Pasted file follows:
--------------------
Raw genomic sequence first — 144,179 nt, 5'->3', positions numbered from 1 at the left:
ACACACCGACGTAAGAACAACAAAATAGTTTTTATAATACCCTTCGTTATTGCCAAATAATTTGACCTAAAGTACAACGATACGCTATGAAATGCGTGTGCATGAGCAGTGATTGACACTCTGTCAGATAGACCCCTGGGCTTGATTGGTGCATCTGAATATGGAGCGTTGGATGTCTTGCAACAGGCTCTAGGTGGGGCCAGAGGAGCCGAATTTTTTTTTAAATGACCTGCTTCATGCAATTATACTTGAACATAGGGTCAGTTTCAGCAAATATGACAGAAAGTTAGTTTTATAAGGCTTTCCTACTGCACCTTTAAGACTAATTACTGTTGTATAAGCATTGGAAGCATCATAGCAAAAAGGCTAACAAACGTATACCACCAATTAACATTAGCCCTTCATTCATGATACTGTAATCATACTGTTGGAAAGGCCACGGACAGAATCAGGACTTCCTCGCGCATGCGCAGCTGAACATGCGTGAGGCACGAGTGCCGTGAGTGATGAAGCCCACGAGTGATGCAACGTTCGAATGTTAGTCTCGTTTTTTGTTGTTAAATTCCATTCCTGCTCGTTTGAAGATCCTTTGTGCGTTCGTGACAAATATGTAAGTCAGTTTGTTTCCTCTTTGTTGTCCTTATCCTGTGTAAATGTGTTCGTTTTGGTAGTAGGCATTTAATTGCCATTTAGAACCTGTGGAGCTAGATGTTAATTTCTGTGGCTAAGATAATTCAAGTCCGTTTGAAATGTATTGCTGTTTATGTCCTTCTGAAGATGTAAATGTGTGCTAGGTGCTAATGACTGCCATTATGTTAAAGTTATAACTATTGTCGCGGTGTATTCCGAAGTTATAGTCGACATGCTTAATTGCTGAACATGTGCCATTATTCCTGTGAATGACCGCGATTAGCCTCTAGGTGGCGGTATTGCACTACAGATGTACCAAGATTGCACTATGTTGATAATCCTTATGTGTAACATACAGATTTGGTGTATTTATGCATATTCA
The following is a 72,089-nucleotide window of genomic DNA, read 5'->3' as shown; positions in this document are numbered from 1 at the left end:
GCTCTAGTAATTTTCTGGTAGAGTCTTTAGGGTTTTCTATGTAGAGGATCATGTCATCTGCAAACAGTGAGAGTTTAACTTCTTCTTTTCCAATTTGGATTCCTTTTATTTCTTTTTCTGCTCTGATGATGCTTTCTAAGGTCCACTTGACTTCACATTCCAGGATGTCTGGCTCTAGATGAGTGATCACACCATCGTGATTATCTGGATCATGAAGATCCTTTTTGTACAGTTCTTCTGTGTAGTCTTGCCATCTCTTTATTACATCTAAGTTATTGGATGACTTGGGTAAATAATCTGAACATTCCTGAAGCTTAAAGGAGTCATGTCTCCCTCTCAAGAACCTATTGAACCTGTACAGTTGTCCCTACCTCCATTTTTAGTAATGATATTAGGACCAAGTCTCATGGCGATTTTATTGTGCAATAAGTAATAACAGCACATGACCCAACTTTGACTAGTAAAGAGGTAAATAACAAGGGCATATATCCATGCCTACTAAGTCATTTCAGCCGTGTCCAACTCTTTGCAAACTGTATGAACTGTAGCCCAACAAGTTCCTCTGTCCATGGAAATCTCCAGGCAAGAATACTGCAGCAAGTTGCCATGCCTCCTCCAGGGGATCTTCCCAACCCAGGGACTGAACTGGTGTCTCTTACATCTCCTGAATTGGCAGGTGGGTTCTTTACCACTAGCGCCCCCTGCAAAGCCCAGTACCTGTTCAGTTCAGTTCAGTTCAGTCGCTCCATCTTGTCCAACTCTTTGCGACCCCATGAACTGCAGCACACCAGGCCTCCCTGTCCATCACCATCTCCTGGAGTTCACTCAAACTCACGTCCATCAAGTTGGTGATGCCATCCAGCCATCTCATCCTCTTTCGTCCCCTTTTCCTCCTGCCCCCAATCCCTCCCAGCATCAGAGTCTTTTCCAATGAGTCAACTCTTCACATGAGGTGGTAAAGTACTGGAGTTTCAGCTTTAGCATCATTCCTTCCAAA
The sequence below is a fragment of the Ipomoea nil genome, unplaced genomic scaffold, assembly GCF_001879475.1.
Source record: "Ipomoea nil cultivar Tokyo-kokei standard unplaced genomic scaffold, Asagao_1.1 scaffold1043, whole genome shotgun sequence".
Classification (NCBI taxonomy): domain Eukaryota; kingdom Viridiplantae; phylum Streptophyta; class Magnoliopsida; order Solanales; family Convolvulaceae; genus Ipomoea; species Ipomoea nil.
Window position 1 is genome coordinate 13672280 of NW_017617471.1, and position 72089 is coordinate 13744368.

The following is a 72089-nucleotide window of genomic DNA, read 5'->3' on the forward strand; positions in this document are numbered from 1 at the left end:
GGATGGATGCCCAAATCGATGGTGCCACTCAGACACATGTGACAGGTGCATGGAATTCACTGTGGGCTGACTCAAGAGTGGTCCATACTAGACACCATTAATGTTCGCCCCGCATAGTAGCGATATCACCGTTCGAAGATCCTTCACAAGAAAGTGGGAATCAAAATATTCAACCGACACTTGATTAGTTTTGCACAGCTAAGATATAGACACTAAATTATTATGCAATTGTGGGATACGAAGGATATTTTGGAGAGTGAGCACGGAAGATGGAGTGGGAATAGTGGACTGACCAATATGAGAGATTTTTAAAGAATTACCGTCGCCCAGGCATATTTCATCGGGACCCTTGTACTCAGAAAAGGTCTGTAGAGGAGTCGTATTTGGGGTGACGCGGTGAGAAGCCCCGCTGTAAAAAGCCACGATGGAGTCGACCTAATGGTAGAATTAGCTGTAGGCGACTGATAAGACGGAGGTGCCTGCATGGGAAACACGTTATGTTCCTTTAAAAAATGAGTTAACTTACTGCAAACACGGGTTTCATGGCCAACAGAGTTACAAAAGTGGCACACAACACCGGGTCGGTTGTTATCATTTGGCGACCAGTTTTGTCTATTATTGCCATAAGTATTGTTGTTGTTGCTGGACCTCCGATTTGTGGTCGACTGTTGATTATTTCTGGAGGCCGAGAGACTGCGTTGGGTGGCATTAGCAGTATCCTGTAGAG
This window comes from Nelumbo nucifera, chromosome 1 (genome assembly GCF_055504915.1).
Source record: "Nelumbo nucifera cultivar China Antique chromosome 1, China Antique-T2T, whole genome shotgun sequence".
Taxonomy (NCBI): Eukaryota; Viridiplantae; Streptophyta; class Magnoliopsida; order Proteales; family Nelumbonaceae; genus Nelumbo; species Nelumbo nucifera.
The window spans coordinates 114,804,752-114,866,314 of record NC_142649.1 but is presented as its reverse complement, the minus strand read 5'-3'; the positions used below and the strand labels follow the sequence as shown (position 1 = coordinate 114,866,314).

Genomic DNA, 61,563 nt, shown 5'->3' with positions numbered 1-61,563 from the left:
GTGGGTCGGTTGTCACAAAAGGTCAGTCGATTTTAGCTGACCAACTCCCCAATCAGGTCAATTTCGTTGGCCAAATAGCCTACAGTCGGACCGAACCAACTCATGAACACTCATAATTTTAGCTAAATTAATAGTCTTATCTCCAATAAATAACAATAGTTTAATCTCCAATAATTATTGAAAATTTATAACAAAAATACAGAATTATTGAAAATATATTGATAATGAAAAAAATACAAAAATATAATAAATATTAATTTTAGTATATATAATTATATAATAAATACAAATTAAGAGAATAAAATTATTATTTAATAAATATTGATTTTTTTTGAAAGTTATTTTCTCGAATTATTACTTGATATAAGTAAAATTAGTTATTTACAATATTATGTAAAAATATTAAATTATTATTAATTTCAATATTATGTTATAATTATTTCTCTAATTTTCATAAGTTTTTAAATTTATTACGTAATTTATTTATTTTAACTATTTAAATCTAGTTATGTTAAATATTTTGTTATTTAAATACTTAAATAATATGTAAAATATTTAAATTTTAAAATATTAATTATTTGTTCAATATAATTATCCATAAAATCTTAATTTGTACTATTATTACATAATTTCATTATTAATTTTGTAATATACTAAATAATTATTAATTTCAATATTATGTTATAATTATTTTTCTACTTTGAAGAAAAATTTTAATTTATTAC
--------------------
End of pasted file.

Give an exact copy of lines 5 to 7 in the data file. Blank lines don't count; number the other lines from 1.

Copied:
The sequence below is a fragment of the Ipomoea nil genome, unplaced genomic scaffold, assembly GCF_001879475.1.
Source record: "Ipomoea nil cultivar Tokyo-kokei standard unplaced genomic scaffold, Asagao_1.1 scaffold1043, whole genome shotgun sequence".
Classification (NCBI taxonomy): domain Eukaryota; kingdom Viridiplantae; phylum Streptophyta; class Magnoliopsida; order Solanales; family Convolvulaceae; genus Ipomoea; species Ipomoea nil.